Monday, April 26, 2010

One Man's Trash

One man's trash is another's cathedral. A few weekends ago, Alec and I visited Austin's very own Cathedral of Junk after hearing it was being closed down. It's been over a month since the most recent set of discussions regarding its closing started, and it's still standing. I don't know the status of negotiations/threats/potential bulldozings beyond that. As much as I want to, I'm not going to go all preachy and speculate why I think the city is doing this, how badly I think it reflects on our state's government, or anything like that. After all, there's a Facebook fan page for that sorta thing. :)
Instead, I want to say how fitting and relevant something like the Cathedral is not only for Earth Day but also for the 21st century. To think that all those wine bottles, shopping carts, refrigerators, bicycles, bowling balls, trophies, old car seats, everything- would have otherwise found its way to a landfill and didn't, leaves me awestruck. If you haven't been, the structure may or may not live up to your expectations size-wise, but upon closer inspection, the number of building blocks and arrangement is so meticulously thought out (Vince, the owner, was moving trophies and figurines back to their proper place while we were there) that if you were to really think about it, your head would explode Scanners style.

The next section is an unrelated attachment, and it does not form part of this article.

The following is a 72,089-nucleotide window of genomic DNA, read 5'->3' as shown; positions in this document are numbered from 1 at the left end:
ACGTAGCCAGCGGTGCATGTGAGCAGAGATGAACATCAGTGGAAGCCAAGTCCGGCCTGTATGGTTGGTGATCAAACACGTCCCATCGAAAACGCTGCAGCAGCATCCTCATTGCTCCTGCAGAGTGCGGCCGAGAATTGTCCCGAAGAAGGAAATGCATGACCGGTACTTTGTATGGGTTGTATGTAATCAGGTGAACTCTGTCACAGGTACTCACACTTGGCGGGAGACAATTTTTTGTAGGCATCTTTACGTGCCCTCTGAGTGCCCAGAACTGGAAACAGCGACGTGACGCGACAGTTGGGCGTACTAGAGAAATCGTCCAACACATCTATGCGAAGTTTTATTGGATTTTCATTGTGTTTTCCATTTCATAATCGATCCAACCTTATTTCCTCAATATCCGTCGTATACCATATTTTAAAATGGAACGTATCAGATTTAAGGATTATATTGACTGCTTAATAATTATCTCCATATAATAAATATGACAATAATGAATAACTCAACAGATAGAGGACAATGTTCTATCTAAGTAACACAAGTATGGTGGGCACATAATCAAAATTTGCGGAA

Whether you consider the CoJ art or just awesome, the fact that it exists, is still taken care of years after its initial conception, draws countless people in on a regular basis, and brings some to tears (not speaking from personal experience, just what I read), is everything you need to know about why it's relevant in today's world. We all probably consume too much and don't make the best use of what we do have (ya know, the whole you use 20% of what you have 80% of the time). The Cathedral of Junk holds up the mirror and shows us that we consistently do this.

Because it's Earth Day, I'm making a conscious effort to think about what I can do to cut back because I'm probably not doing enough. That said, I bus or walk to work every day, turn off the lights when I leave the room, go grocery shopping with reusable canvas bags, use CFL's, get at least 25-30mpg when I do drive, recycle (that part's thanks to my roomie), and donate whatever I no longer use instead of throwing it out- unless it's 10 year-old paint chip nail polish...

Someone made the argument to me that statistics have shown (in recent years) that we're cutting back drastically on how much we drive and subsequently how much waste we're producing because of it. For one, I'm extremely skeptical that this is true. And even if the statistic holds true, I think it's a moot point. A comment like that excuses a lack of effort to conserve. The new goal I'm setting for myself is consciously shopping locally (Farmer's Markets, local goods and designers, etc.). What are you doing to help?

Action Jackson out.

Currently listening: Kid A by Radiohead

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